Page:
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# RotationStation...

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Okay, I''m posting this again because it would blow my mind if none of you directx jocks know the answer. C''mon, TheGoop! You answered a transparency question for me that I had asked about a dozen people about, with no answer! I got a lotta faith in you! I want to rotate a pixel around a point. I have done it manually, but I want to do it with directx so that I get the performance of MMX and PIII processors. I do this: SetCenter(10,10,10); <- The point I rotate AROUND SetAngle(5,10,360); <- The yaw/pitch/roll SetScale(1,1,1); <- How much I wanna scale it Then I call about a dozen rotatepoint commands: POINT pt; pt.x=50; pt.y=50; RotatePoint(&pt) This is all unoptimized, but I wanted to get it working first. Is there some quick, simple way to do this? Can anyone provide me with code? Thanks in advance! -- Goodlife ----------------------------- Think of your mind as a door on a house. Leave the door always closed, and it's not a house, it's a prison. Leave the door always open, and it's not a house, it's a wilderness-- all the vermin creep in.

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since you have yaw,pitch,roll that turns this into a 3d problem, instead of a simple sprite rotate.
i know you''re not gonna like this answer, but...
setup a translation matrix to transform your point (let''s make z = 0) to the CenterPoint.
translate the point with the matrix.
Next setup a rotation matrix about the 3 axes with your yaw,pitch,roll.
rotate the point with the matrix.
now, set up a scale matrix with the scaling desired.
scale the point with the scale matrix.
now, translate the point back with the inverse of the first translation matrix.

then, either throw away the z value, or apply a projection matrix to the whole deal.

if you swap the order of scale and rotate, you''ll get some crazy stuff to happen.

if you are trying to draw a bitmap in this form, it will be deathly slow. if you want hw accel for this, you will have to use direct3d and use your sprite as a texture on a polygon, then just apply these transformations to the corners.

d3dutil.cpp and d3dmath.cpp have functions that will setup and manipulate the matrices for you.
if you just want to rotate in directdraw, i think there is a dwRotationAngle in the DDBLTFX structure, but i don''t think it will give you the desired results.

anyone else, let me know what i forgot.
hope it helps

crazy166
some people think i'm crazy, some people know it

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if you want PIII acceleration, on Gamasutra a couple weeks ago they had a matrix library that was optimized for PIII processors.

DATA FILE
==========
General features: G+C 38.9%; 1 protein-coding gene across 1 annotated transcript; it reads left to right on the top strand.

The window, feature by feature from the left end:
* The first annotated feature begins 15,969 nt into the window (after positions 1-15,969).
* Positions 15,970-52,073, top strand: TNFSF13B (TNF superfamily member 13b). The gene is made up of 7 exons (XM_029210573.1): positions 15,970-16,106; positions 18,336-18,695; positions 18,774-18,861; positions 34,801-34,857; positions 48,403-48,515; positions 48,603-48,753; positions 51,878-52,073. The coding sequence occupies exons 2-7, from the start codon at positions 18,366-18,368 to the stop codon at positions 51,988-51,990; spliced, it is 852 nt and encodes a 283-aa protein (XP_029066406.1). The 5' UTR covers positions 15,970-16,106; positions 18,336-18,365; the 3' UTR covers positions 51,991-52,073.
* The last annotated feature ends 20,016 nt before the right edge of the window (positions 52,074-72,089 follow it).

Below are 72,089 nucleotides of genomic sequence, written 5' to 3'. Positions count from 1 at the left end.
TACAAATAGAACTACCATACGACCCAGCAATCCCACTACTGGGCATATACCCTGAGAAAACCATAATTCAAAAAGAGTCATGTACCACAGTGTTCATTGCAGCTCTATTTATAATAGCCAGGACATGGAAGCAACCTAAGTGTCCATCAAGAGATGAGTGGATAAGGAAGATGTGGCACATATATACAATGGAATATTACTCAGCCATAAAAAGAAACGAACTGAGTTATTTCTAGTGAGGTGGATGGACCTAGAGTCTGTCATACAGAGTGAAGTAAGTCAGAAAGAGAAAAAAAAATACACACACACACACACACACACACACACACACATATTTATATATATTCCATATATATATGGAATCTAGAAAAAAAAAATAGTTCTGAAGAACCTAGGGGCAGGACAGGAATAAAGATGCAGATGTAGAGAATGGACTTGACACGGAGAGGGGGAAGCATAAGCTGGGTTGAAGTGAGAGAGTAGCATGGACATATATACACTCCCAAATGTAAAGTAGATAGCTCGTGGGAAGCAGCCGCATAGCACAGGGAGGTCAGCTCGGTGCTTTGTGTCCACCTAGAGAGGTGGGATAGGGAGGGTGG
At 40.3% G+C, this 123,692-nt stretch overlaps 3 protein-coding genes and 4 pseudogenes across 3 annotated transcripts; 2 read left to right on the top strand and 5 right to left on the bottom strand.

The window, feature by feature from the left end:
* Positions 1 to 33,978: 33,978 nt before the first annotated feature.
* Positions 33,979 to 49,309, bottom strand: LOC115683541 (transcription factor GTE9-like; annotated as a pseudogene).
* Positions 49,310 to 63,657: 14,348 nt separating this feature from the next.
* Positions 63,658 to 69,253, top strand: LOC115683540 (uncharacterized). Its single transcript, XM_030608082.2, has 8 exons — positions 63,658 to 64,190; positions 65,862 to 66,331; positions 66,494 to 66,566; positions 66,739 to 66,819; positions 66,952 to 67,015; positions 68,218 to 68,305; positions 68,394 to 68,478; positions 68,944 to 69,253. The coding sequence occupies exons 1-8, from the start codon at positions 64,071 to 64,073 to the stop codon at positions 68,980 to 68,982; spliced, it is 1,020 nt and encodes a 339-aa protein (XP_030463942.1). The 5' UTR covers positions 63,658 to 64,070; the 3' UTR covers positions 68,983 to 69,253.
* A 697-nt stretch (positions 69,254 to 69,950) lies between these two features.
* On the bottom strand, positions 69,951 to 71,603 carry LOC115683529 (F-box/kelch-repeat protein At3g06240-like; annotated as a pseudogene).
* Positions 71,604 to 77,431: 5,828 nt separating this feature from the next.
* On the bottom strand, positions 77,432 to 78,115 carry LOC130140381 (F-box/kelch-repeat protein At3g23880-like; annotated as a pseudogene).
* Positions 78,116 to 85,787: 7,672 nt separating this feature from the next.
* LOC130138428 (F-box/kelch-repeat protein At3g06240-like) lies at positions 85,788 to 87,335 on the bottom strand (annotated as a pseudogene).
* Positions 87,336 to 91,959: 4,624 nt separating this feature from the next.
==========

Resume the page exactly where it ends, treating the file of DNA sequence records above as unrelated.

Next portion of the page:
crazy166
some people think i'm crazy, some people know it

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It''s for 3d objects. Actually, I was looking for real code. I can write matrix routines for myself, from scratch, but whenever I try to use them with directx I get odd results or no results.

I actually tried to port this over to directx, but after a day and half I got such bad results that I said screw it. Wasn''t sure what I was doing wrong, so I just hoped someone had written the code before, could say "here, dude, here''s the functions to do it" or at least provide a good chunk of code for me to work with.

-- Goodlife

-----------------------------
Think of your mind as a door on a house. Leave the door always closed, and it's not a house, it's a prison. Leave the door always open, and it's not a house, it's a wilderness-- all the vermin creep in.

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sorry, i can only access this site at work, and i don''t have any "gaming" code here.
i can post some code up, but not until at least saturday night.
at least you might be able to get a different perspective of the problem from looking at my code.

crazy166
some people think i'm crazy, some people know it

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I think I know what you mean. I can supply code, but you are going to have to get rid of the whole CPU optimization idea. It is in Visual Basic, but all of you C/C++er''s can say it is pseudo code.

// Get the Horizontal(X) and
// Vertical(Y) Angle and convert to radians
AA = AngleX * PI / 180
AB = AngleY * PI / 180

// Now the Radius is you scale.
// And CenterXYZ is your center point.
// the COS and SIN functions are for the rotations
X = CenterX + Radius * Cos(AA) * Cos(AB)
Y = CenterY + Radius * Sin(AB)
Z = CenterZ + Radius * Sin(AA) * Cos(AB)

What that is above, is a function for a circle, but it works fine for rotations. If this is not your solution then please respond.

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uh oh, I forgot my User Name. Anyhoo I forgot to say it is a sphere and not a circle. Also, I got this info from Spellbound.

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Hey Nes8Bit, that works for two dimensions... how about three?

Here's what I have in my code-- I have the idea that it can be optimized to do less multiplications:

(xpos,ypos,zpos are the point I am rotating MINUS the center point)

fixx=(rotxcos*xpos)-(rotxsin*ypos);
fixy=(rotxsin*xpos)+(rotxcos*ypos);
fixz=zpos;

xx=fixx;yy=fixy;zz=fixz;
fixx=(rotycos*xx)-(rotysin*zz);
fixy=(rotysin*xx)+(rotycos*zz);

xx=fixx;yy=fixy;zz=fixz;
fixy=(rotzcos*yy)-(rotzsin*zz);
fixz=(rotzsin*yy)+(rotzcos*zz);

Then I add fixx,fixy,fixz to my center point, and I have my new transformed pixel.

However, I know the purpose of a matrix is to minimize the multiplication-- all my angles are determined beforehand, so how can I cut this down?

Edited by - Goodlife on 4/9/00 8:17:40 AM

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